Registration for Varsity Gay League’s fall seasons about to start
By Morgan M. Hurley | Editor
Since the 1950s, gay bars have been not only a haven of safety and security for LGBT persons, but also a destination in every city where people within the LGBT community could meet other like-minded people, socialize with friends and maybe even find a life partner.
A decade ago, Will Hackner decided to create a social experience outside of the bars; something else that could bring LGBT people together in a fun, satisfying way and involve exercise, too.
“For so long, my entire social life and circle was built around going out, dancing, attempting to meet guys — and usually failing — and drinking,” Hackner said. “While it’s fun once in a while, it never felt fulfilling in any way, shape or form.”
One day, Hackner, who lives in Los Angeles, planned a game of “capture the flag” with a few friends and after word of mouth spread, 50 people showed up.
“I realized I wasn’t alone; others were also looking for other ways to have fun and bond in our wonderful LGBT community,” he said.
As a result, Hackner launched Varsity Gay League, a recreational sports organization geared toward the LGBT community.
Now celebrating their 10th anniversary, that afternoon pickup game with friends has grown to six states (California, Massachusetts, Florida, Texas, Oregon and Colorado) and offers a half-dozen types of sports themes, including kickball, dodgeball, flag football, tennis, bowling and beach volleyball. Kickball is the most popular, and is played in every city that participates in each of the six states.
One topic Hackner does not play games with is gender.
“Most recreational sports organizations … have gender requirements, a certain amount of women on a team, or men on a team,” he said. “I’ve never subscribed to the notion of gender inequality in sports. Certainly men are more muscular and bigger in general, so they might be able to throw a ball harder, or kick a ball with more strength, but that never equates to winning. I’ve seen all-women teams dominate as much as all-men teams. It comes down to skill, passion and respect.”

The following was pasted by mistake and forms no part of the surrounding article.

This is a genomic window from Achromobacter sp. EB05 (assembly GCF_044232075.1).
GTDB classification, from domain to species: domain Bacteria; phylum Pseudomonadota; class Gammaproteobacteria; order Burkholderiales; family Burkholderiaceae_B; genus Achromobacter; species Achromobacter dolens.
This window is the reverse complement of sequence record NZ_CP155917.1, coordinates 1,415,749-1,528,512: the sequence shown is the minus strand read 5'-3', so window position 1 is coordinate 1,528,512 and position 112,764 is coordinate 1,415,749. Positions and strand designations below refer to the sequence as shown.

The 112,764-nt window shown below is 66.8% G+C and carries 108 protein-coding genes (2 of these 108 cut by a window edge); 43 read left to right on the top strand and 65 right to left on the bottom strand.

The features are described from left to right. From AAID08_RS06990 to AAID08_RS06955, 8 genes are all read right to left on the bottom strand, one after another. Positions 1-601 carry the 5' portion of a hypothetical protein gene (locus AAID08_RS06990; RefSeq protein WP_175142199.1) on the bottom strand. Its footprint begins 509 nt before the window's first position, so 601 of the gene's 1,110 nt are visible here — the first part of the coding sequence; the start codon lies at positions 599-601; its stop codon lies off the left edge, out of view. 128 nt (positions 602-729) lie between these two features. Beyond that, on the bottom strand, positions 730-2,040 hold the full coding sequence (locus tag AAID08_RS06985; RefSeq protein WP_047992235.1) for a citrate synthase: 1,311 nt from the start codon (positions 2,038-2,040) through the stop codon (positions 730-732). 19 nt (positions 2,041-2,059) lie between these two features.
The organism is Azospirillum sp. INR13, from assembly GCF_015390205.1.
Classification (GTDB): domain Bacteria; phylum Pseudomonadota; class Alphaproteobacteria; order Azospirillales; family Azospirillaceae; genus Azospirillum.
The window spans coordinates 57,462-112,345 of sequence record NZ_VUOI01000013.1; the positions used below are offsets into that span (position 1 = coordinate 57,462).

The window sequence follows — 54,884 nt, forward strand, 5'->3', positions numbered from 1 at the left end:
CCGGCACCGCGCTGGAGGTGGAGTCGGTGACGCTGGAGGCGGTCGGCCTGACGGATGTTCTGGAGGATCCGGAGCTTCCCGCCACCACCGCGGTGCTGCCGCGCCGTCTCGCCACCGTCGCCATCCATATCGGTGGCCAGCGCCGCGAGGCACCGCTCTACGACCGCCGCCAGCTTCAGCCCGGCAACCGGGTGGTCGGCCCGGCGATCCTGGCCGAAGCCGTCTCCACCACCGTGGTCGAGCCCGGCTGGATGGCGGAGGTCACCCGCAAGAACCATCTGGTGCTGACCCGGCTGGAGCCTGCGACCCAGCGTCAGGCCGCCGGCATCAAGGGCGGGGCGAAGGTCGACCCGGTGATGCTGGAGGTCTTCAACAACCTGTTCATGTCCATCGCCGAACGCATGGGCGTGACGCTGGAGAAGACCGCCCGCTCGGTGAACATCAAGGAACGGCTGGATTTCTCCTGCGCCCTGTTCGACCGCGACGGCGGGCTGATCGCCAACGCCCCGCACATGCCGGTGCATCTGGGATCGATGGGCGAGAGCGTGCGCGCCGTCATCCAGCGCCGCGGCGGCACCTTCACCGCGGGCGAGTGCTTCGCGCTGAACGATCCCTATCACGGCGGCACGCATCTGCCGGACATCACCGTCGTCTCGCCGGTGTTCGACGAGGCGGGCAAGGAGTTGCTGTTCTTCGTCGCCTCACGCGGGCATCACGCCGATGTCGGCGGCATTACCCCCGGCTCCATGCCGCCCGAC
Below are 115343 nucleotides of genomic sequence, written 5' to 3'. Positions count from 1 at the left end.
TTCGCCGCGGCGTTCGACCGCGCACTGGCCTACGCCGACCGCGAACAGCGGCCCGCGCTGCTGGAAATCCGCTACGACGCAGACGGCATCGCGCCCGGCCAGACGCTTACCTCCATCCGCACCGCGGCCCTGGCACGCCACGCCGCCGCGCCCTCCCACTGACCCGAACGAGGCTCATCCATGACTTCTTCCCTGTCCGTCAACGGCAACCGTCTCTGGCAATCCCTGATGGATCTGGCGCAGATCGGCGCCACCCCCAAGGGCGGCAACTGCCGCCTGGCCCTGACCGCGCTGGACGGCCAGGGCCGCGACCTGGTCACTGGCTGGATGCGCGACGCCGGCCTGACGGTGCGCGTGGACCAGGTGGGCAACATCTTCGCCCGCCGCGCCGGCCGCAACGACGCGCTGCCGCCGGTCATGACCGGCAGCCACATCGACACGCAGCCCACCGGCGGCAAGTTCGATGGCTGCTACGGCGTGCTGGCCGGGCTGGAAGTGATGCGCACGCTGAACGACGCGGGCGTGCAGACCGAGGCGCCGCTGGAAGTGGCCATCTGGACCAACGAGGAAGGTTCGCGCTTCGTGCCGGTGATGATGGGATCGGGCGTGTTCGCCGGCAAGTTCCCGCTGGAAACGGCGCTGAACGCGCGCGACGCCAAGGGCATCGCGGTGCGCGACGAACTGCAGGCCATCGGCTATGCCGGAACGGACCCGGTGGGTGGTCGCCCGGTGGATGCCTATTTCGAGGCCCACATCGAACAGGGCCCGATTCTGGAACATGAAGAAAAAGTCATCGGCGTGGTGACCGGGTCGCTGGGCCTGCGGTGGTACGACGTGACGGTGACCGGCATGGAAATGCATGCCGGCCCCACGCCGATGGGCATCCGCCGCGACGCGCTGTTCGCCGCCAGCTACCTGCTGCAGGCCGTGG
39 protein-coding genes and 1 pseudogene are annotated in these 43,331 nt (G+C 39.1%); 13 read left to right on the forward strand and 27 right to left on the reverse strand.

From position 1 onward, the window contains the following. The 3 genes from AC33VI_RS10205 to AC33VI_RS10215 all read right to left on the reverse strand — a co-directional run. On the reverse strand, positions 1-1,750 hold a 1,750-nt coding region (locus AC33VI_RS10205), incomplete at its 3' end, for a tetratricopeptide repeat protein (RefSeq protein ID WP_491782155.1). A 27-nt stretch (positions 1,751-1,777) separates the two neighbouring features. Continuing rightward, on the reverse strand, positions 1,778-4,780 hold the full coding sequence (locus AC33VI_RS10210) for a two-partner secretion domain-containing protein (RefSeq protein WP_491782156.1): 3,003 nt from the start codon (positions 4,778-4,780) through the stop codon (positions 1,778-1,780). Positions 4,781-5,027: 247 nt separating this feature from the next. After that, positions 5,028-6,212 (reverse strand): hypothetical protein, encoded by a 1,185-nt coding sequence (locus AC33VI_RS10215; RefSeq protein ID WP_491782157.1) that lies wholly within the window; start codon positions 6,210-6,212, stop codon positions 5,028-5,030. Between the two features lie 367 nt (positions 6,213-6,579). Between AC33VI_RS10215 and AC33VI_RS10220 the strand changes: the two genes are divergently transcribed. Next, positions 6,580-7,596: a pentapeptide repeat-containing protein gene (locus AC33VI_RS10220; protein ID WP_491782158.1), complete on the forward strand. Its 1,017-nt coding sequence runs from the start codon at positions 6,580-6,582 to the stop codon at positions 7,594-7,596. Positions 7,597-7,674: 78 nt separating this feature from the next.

Varsity Gay League got its start in San Diego in 2015. Long known for its myriad of popular LGBT sports leagues — including flag football, softball, basketball, tennis and bowling— San Diego did not prove to be a competitive market to Hackner, because he’s not looking to disrupt an already avid sports town.
“When we go into a new city, our first goal is to fill the voids that exist,” he said. “From there, we’ll look at what we can provide based on the player’s demands. While we are a business, we operate with the nonprofit mindset of providing a positive impact in the community and want to bring additional support to the sports world, whether it’s Varsity Gay League or San Diego LGBT flag football, softball or a pickup game of Frisbee. Community is what is central to us, and to have a community you need respect, support and kindness.”
So instead of competing leagues, Hackner, along with local general manager Marc Golan, brought kickball and dodgeball to the region. While Golan was not available to interview, Hackner said Golan has grown the organization leaps and bounds in those two years and already has plans to bring soccer and ultimate Frisbee to San Diego in 2018.
Their current leagues, kickball and dodgeball, each have three normal seasons per year: spring, summer and fall. For new players — to get a hang of things and meet other potential teammates — Varsity offers free kickball scrimmages and open gym events for those interested in dodgeball.
They also conduct several fundraising events throughout the year. For instance on Oct. 8, they will have their very first “Drag Kickball Game,” with proceeds split between the San Diego LGBT Community Center and the winning team’s chosen charity.
The fall season for kickball, which is played outdoors, begins Oct. 15 at Morley Field in Balboa Park.
The dodgeball league, which outgrew its former home gym, will start its fall season Oct. 19 at a new indoor location, the Golden Hill Rec Center, located near the Balboa Park golf course.
Registration for either league will open online Sept. 1.
Hackner said Varsity Gay League is the only sports organization in the U.S. that does not force teams or players to conform to a standard “look.” While sponsors can offset costs, they also are not required. As a result, each team is encouraged to design their own style of uniforms and a participating vendor offers discounts for team shirts.
“Creating your own identity is important in the queer world and we want our players to have the ability to be the people they want to be,” Hackner said.
Sounds like a great way to expand your socializing; besides, you don’t have to give up the bar scene completely. According to the website, most players end up at Urban MO’s after the weekly games to extend the day.
“Everyone and anyone is welcome to come and play with us,” Hackner said. “We will do our best to make your experience positive, and hopefully you’ll get a chance to walk away with a new friend, some new skills and maybe a fancy new medal and trophy.”
—Morgan M. Hurley can be reached at firstname.lastname@example.org.